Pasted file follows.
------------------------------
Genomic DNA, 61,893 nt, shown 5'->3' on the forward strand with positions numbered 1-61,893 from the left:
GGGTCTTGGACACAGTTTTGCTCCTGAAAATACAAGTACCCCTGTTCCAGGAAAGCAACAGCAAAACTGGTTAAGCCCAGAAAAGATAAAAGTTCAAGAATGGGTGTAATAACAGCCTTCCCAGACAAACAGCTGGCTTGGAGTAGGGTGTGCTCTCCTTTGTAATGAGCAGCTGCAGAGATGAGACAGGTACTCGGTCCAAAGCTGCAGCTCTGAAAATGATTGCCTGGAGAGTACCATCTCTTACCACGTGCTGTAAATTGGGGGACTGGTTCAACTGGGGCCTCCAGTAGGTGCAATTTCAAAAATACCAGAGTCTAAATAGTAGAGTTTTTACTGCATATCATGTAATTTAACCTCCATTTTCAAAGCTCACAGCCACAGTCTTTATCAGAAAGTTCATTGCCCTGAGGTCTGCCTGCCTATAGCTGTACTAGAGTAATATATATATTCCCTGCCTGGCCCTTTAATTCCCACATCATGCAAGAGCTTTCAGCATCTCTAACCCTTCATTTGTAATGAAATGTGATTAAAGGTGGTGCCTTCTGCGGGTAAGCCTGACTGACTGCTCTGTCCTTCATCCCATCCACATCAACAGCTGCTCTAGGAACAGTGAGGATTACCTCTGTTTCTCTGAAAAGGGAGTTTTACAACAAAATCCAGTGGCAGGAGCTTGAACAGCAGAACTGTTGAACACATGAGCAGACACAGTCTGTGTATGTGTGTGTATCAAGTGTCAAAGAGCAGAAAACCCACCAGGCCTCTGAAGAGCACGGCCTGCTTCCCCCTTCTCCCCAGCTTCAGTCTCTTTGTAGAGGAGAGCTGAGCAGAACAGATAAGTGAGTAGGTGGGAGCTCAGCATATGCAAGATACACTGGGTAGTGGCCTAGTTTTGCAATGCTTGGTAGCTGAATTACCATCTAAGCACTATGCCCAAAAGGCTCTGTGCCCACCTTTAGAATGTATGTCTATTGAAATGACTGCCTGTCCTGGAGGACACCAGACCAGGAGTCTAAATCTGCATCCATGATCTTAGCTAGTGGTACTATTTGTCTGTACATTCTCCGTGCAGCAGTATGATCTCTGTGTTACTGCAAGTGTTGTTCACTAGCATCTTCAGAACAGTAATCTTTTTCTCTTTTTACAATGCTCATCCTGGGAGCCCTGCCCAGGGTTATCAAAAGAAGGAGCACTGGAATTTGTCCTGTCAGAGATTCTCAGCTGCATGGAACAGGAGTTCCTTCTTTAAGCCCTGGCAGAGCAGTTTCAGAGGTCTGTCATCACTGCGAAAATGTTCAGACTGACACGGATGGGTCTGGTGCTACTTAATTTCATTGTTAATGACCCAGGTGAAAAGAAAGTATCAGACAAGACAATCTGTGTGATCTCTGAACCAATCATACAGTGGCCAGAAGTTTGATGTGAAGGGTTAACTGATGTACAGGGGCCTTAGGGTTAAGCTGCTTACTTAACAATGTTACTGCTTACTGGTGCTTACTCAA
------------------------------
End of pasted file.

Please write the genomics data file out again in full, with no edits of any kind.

Genomic DNA, 61,893 nt, shown 5'->3' on the forward strand with positions numbered 1-61,893 from the left:
GGGTCTTGGACACAGTTTTGCTCCTGAAAATACAAGTACCCCTGTTCCAGGAAAGCAACAGCAAAACTGGTTAAGCCCAGAAAAGATAAAAGTTCAAGAATGGGTGTAATAACAGCCTTCCCAGACAAACAGCTGGCTTGGAGTAGGGTGTGCTCTCCTTTGTAATGAGCAGCTGCAGAGATGAGACAGGTACTCGGTCCAAAGCTGCAGCTCTGAAAATGATTGCCTGGAGAGTACCATCTCTTACCACGTGCTGTAAATTGGGGGACTGGTTCAACTGGGGCCTCCAGTAGGTGCAATTTCAAAAATACCAGAGTCTAAATAGTAGAGTTTTTACTGCATATCATGTAATTTAACCTCCATTTTCAAAGCTCACAGCCACAGTCTTTATCAGAAAGTTCATTGCCCTGAGGTCTGCCTGCCTATAGCTGTACTAGAGTAATATATATATTCCCTGCCTGGCCCTTTAATTCCCACATCATGCAAGAGCTTTCAGCATCTCTAACCCTTCATTTGTAATGAAATGTGATTAAAGGTGGTGCCTTCTGCGGGTAAGCCTGACTGACTGCTCTGTCCTTCATCCCATCCACATCAACAGCTGCTCTAGGAACAGTGAGGATTACCTCTGTTTCTCTGAAAAGGGAGTTTTACAACAAAATCCAGTGGCAGGAGCTTGAACAGCAGAACTGTTGAACACATGAGCAGACACAGTCTGTGTATGTGTGTGTATCAAGTGTCAAAGAGCAGAAAACCCACCAGGCCTCTGAAGAGCACGGCCTGCTTCCCCCTTCTCCCCAGCTTCAGTCTCTTTGTAGAGGAGAGCTGAGCAGAACAGATAAGTGAGTAGGTGGGAGCTCAGCATATGCAAGATACACTGGGTAGTGGCCTAGTTTTGCAATGCTTGGTAGCTGAATTACCATCTAAGCACTATGCCCAAAAGGCTCTGTGCCCACCTTTAGAATGTATGTCTATTGAAATGACTGCCTGTCCTGGAGGACACCAGACCAGGAGTCTAAATCTGCATCCATGATCTTAGCTAGTGGTACTATTTGTCTGTACATTCTCCGTGCAGCAGTATGATCTCTGTGTTACTGCAAGTGTTGTTCACTAGCATCTTCAGAACAGTAATCTTTTTCTCTTTTTACAATGCTCATCCTGGGAGCCCTGCCCAGGGTTATCAAAAGAAGGAGCACTGGAATTTGTCCTGTCAGAGATTCTCAGCTGCATGGAACAGGAGTTCCTTCTTTAAGCCCTGGCAGAGCAGTTTCAGAGGTCTGTCATCACTGCGAAAATGTTCAGACTGACACGGATGGGTCTGGTGCTACTTAATTTCATTGTTAATGACCCAGGTGAAAAGAAAGTATCAGACAAGACAATCTGTGTGATCTCTGAACCAATCATACAGTGGCCAGAAGTTTGATGTGAAGGGTTAACTGATGTACAGGGGCCTTAGGGTTAAGCTGCTTACTTAACAATGTTACTGCTTACTGGTGCTTACTCAA